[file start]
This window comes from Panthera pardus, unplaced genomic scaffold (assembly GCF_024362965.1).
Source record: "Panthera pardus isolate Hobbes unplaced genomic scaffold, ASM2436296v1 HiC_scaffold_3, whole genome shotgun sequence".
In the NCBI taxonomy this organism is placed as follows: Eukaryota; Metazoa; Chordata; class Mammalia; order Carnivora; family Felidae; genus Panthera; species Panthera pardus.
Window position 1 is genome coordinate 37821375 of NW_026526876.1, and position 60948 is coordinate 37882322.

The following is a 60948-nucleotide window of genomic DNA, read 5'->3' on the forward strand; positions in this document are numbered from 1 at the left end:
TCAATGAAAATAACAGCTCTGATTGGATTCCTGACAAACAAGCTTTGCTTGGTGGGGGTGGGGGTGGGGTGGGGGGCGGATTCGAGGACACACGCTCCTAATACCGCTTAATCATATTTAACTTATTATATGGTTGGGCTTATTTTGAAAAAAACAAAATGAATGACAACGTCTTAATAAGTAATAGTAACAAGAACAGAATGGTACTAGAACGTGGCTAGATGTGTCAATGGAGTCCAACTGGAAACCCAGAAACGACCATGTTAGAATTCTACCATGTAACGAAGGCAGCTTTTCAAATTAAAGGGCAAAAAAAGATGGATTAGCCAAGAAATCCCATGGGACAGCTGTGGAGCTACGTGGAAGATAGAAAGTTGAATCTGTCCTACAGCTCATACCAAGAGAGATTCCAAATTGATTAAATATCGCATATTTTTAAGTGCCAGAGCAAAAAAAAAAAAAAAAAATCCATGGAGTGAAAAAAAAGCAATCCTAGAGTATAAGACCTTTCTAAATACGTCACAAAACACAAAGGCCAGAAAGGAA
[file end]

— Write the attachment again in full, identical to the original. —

This window comes from Panthera pardus, unplaced genomic scaffold (assembly GCF_024362965.1).
Source record: "Panthera pardus isolate Hobbes unplaced genomic scaffold, ASM2436296v1 HiC_scaffold_3, whole genome shotgun sequence".
In the NCBI taxonomy this organism is placed as follows: Eukaryota; Metazoa; Chordata; class Mammalia; order Carnivora; family Felidae; genus Panthera; species Panthera pardus.
Window position 1 is genome coordinate 37821375 of NW_026526876.1, and position 60948 is coordinate 37882322.

The following is a 60948-nucleotide window of genomic DNA, read 5'->3' on the forward strand; positions in this document are numbered from 1 at the left end:
TCAATGAAAATAACAGCTCTGATTGGATTCCTGACAAACAAGCTTTGCTTGGTGGGGGTGGGGGTGGGGTGGGGGGCGGATTCGAGGACACACGCTCCTAATACCGCTTAATCATATTTAACTTATTATATGGTTGGGCTTATTTTGAAAAAAACAAAATGAATGACAACGTCTTAATAAGTAATAGTAACAAGAACAGAATGGTACTAGAACGTGGCTAGATGTGTCAATGGAGTCCAACTGGAAACCCAGAAACGACCATGTTAGAATTCTACCATGTAACGAAGGCAGCTTTTCAAATTAAAGGGCAAAAAAAGATGGATTAGCCAAGAAATCCCATGGGACAGCTGTGGAGCTACGTGGAAGATAGAAAGTTGAATCTGTCCTACAGCTCATACCAAGAGAGATTCCAAATTGATTAAATATCGCATATTTTTAAGTGCCAGAGCAAAAAAAAAAAAAAAAAATCCATGGAGTGAAAAAAAAGCAATCCTAGAGTATAAGACCTTTCTAAATACGTCACAAAACACAAAGGCCAGAAAGGAA